Flash Fiction: Decision


Trisha Adelia


There he’s sitting, keeping the safest distance, leans back against his chair. He used to sit where I am, but now he chooses to sit three meters away from me. I take a long, deep breath. Suddenly I feel nostalgic: it feels similar to my Dad’s workplace; the damp scent of old, yellowish books, the rusted tables, and the silence when my dad took his overtime; no one was there but him and me. Dad always looked very serious with his work. While dad was working, I used to wander around his workplace and tried to find things I could play with.

Beside him—that man who sits three meters away from me—piled up an artifact, bone-colored, like the stuffs I knew from the past. While contemplating this place, I fidget; clicking my pen and rolling my hair with my index finger. I think I want to smoke.

“Do you have a lighter?” I ask him

“Yes. Wanna smoke together?” He stares at me, his body gesture signs he wants to stand up and ready to go outside, because we actually cannot smoke in this small, old library.

“Oh, I would prefer smoke while doing my test, sir.”

He nods slowly. “Oh, right.”

I approach him and use his lighter awkwardly. He seems busy with his laptop. I thank him and go back to my chair. While I’m sitting, I occasionally cast my sight to him, making sure he is still there. He is still there. And my mind wanders around. What if he asks me to stand still in front of the bookcase while he slowly approaches me and put his arms right next to my ears, pushing me softly against the shelves and—oh! Where was I? I stare blankly at my laptop.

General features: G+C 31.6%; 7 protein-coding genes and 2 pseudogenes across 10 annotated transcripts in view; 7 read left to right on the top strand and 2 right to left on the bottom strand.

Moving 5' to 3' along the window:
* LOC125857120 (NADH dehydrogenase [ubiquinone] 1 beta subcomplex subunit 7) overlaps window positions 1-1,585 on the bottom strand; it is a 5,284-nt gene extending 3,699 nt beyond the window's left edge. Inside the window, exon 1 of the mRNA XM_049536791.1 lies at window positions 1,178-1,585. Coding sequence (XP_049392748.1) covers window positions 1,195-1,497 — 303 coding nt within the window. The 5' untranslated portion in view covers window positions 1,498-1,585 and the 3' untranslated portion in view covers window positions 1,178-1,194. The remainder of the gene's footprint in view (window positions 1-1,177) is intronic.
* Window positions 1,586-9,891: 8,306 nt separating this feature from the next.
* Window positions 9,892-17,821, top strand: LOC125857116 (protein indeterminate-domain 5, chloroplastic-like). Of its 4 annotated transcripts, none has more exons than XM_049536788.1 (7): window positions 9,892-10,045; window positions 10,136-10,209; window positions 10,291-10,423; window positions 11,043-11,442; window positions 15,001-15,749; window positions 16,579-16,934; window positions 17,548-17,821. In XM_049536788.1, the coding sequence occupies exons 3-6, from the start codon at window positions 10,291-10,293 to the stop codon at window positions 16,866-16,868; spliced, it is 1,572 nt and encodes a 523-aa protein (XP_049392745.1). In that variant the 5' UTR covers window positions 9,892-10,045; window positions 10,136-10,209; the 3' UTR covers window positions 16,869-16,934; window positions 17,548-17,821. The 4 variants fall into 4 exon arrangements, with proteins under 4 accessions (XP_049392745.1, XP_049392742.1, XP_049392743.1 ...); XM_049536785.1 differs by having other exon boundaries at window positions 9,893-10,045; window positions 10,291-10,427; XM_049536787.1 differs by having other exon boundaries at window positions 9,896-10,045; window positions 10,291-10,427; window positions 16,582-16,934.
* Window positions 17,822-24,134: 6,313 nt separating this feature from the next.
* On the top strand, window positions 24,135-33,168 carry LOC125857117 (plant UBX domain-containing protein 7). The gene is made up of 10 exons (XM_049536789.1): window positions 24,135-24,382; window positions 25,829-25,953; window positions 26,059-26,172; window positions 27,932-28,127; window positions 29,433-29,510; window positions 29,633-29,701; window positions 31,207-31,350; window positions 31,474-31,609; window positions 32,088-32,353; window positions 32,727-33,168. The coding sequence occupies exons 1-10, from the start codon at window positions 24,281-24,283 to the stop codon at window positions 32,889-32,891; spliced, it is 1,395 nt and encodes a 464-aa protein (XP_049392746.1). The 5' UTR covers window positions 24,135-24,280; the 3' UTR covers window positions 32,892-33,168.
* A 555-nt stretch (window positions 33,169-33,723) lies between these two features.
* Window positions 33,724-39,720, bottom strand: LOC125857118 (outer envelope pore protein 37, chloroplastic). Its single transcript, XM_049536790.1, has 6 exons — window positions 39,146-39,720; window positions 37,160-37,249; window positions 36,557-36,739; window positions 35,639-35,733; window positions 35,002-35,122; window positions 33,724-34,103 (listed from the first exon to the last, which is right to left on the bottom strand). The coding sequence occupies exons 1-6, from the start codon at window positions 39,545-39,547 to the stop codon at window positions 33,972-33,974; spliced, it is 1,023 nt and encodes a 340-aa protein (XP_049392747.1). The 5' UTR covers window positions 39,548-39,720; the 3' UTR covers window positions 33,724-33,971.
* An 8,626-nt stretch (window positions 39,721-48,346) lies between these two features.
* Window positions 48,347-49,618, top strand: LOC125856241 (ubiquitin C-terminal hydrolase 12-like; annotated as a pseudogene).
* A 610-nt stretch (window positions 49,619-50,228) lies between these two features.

“You know Blade Runner? It’s cyberpunk.” Says he, out of the blue.

“I’m sorry?”

“Yes, it’s cyberpunk. You told me you didn’t know what it is, right? That is the example.”

“Oh, yes? I must’ve really ignorant to know punk as merely Mohawk haircut.”

He giggles. I almost die.

“No, it’s not.”

“Oh, okay, I’ll do some research about it later.”

And then silence again.

“You should really watch it, you know. It comes from 1984.”

“What does the year has to do with the urgency to watch it?”

“I don’t know. You like old stuffs in young settings, don’t you?”

I do.

I see him leans on the chair, giving me a slight more of his body, right from this angle, all he needs is to turn his face a little bit to the left to see me. I dare to hope him to look at me, giving me a signal that the words he has spoken was meant not only literally but also figuratively.

In all of sudden, the door on the right side of me creaks open.

There, I see my significant other stands still. With his perplexed, sorrowful face, he stares at me. We haven’t met for days after the quarrels we had back then. I stare back at him, I see some kind of question right from his face: is it really over?

Oh, was he, the man who sits three meters away in front of me cast a sight to me just know?

I’m not really sure.

Word count: 550.

#Scribere2018, #Class C, #FlashFiction

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